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By: Nathaniel Ballantyne August 17, 2020|Daily News Update, US POLITICS

Historically presidents of either party had been elected to a second term, except a few.  In the case of the Democrats, the most recent one-term president was Jimmy Carter, and for the  Republican, it was George H.W. Bush. Usually, the party occupying the White House has more than a better chance of holding on to it, and an easier fight by virtue of being the incumbent.  When a president ends up being a one-term president, it is because things are so bad that the electorate believes they will be better off with a new president. To a large extent, being a one-term president is a rejection of not just policies but also the person, which is equivalent to getting fired. No president has more ego than Donald Trump, and a rejection of Trump may end up killing him. Nevertheless, that is hardly a reason to give him a second term.


By conventional wisdom, Trump should be a one-term president. The recent pandemic has nearly destroyed the economy, with millions of citizens out of work. Thousands of businesses closed their doors. The coronavirus persists as more Americans die each day. Social upheavals about police brutality and racism turned many US big cities into war zones. Trump’s polls numbers have gone from worst to bad if you believe the pundits and the pollsters. Most Americans reportedly think that the country is heading the wrong way.

New polls released the day before the democratic convention show Biden leading Trump by nine percentage points (50-41).  According to the polls, 50 % of Americans said they would vote for Biden if the elections were held today. Trump’s job approval rating is below 40%. Statistically, no president who has had such a low job approval rating so close to an election has been reelected for a second term. Yet, there is a prevailing fear among Democrats that Trump might win a second term.  Biden has been in politics for over five decades and has failed to generate widespread enthusiasm among a broader electorate. He has been viewed more negatively than positively, and many voters, Biden, will be a continuation of Obama. Only 39% of the voters view Biden favorably, a rate that is close to Trump’s job approval rating.

Donald Trump could win a second term for reasons unaccounted by the polls. First of all, polls are often inaccurate don’t reflect the political reality or what people are actually thinking or will do on election day.  In 2016 many people claimed that they would vote for Clinton but turned out to vote for Trump. Trump voters are still afraid to admit that they will vote for Trump for fear of being branded, racist.  Second, the coronavirus has made it difficult for people to go out to vote prompted many states to allow voting by mail. Trump has recently declared war on the US postal service, part of his campaign strategy to suppress democratic votes. All things being equaled, the race for president is probably very tight though the polls do not show it.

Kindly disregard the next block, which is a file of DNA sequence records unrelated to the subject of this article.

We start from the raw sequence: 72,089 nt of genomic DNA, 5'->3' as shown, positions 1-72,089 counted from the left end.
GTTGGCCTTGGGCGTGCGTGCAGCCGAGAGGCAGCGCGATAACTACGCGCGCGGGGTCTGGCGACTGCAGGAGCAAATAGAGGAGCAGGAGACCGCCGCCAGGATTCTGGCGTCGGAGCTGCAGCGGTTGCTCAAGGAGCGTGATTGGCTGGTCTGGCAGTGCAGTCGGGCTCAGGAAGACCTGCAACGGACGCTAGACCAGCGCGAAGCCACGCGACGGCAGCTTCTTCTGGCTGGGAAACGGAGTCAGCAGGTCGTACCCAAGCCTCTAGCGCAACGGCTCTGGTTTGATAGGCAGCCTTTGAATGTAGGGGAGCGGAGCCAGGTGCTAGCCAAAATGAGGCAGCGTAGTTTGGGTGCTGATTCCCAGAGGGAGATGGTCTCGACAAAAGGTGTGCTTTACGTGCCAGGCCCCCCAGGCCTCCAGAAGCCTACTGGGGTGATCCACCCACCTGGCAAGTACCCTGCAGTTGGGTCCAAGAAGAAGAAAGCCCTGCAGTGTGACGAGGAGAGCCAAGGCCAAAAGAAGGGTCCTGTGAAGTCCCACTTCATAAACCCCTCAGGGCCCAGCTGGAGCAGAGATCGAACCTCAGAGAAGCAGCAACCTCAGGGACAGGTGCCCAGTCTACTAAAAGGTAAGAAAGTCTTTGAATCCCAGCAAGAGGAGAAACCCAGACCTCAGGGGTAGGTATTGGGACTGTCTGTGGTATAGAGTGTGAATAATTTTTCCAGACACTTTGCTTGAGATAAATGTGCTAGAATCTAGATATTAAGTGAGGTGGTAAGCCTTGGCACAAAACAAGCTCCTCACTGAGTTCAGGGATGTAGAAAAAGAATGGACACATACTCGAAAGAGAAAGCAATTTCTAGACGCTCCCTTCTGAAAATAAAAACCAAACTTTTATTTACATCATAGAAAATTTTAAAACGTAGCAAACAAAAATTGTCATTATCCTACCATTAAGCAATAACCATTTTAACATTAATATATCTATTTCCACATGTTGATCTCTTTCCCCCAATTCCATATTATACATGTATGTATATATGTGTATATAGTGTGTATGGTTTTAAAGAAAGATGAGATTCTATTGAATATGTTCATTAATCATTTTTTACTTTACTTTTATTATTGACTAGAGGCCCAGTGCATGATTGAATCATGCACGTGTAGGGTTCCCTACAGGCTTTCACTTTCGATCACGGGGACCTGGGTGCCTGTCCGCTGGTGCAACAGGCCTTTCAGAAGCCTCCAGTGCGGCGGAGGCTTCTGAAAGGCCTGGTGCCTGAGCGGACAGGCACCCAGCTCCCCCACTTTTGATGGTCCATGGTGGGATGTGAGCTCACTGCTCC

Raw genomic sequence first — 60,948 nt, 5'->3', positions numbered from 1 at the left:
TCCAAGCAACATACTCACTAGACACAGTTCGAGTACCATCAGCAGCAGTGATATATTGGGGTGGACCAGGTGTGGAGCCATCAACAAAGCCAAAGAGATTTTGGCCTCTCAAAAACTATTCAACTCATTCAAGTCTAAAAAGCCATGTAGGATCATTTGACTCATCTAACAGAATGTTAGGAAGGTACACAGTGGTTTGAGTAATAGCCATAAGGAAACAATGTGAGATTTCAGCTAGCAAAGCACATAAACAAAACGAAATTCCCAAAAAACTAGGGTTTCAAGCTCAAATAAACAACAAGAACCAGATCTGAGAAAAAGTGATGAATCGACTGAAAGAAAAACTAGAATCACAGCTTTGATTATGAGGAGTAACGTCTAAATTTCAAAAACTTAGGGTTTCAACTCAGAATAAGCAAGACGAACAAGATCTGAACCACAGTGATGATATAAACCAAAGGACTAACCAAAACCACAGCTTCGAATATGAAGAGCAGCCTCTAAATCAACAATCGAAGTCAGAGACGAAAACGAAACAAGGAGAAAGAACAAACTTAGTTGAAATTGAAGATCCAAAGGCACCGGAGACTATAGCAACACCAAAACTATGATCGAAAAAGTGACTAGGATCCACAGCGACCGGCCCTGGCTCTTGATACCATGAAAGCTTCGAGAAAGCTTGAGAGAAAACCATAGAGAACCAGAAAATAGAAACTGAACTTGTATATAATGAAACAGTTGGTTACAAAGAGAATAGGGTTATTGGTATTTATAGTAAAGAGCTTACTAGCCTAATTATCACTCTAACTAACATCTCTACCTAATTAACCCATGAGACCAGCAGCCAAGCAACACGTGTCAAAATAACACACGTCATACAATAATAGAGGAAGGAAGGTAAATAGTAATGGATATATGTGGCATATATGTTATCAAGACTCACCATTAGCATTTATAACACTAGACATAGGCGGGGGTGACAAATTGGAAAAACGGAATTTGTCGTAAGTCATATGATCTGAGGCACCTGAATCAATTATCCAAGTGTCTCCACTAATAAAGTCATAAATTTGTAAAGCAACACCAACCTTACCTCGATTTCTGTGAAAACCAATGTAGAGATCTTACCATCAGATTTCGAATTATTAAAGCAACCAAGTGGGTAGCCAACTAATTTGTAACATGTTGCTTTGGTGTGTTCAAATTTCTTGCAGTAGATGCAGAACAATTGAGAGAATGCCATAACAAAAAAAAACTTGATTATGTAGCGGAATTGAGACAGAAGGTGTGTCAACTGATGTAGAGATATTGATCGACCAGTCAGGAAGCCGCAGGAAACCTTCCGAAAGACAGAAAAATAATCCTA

Trump understands something that many politicians do not understand. It does not matter what the polls or the media say.  What matters is if you can suppress the vote of your opponent and increase your vote count, you win. The Republican strategy is solid and focuses on places where the votes matter in terms of the electoral college. Many county Republican party chairs see a version of the electoral landscape that is no worse for Trump than 2016. Phillipe Stephens, GOP Chairman of Robeson County, North Carolina, told Politico that the “more bad things happen in the country, it just solidifies support for Trump. We are calling him Teflon Trump. Nothing is going to stick, because if anything, it is getting more exciting than it was in 2016.” Other Republican party chairpersons from Ohio to Wisconsin have shared similar views that the electorate in these swing states support Trump. To a certain extent, Mr.  Stephens is correct, Trump voters are excited about his prospect of reelection, and they are motivated to ensure that Trump is not a one-term president. Biden supporters are not as excited and enthusiastic as Trump supporters. Biden’s choice of Sen. Kamala Harris as his running mate was supposed to generate more enthusiasm among women in general and African Americans in particular. So far, there has been more buzz on the internet about whether Senator Harris is actually a black woman.

The progressive wing of the democratic party has been advocating defunding the police something that Trump is using to attack Biden, even though Biden has gone on the records rejecting the national movement to defund the police as ill-advised and counterproductive. Trump needs something to attack Biden with and drag him down because Trump has fallen behind in most swing states. But despite the polls, Republican party chairs, unlike 2016, are devoutly committed to Trump.  The party apparatus is fervently behind Trump because many of the old guards had been replaced by Trump loyalists, whose assessment of the electorate and local politics is very different from that portrayed in polls and the media. They believe that Trump will be reelected and probably by a landslide.  The Republican Party’s vast organization, especially in the swing states, has an operational game plan that is based on increasing turn-outs where it matters most. As the economy is slowly re-opening, Republican party organizers see it as a good sign that could help Donald Trump and the party’s effort to keep the White House. They might just do it, especially if Democrats get complacent or fail to get out the votes. African Americans turn out will be crucial and will determine who wins.  



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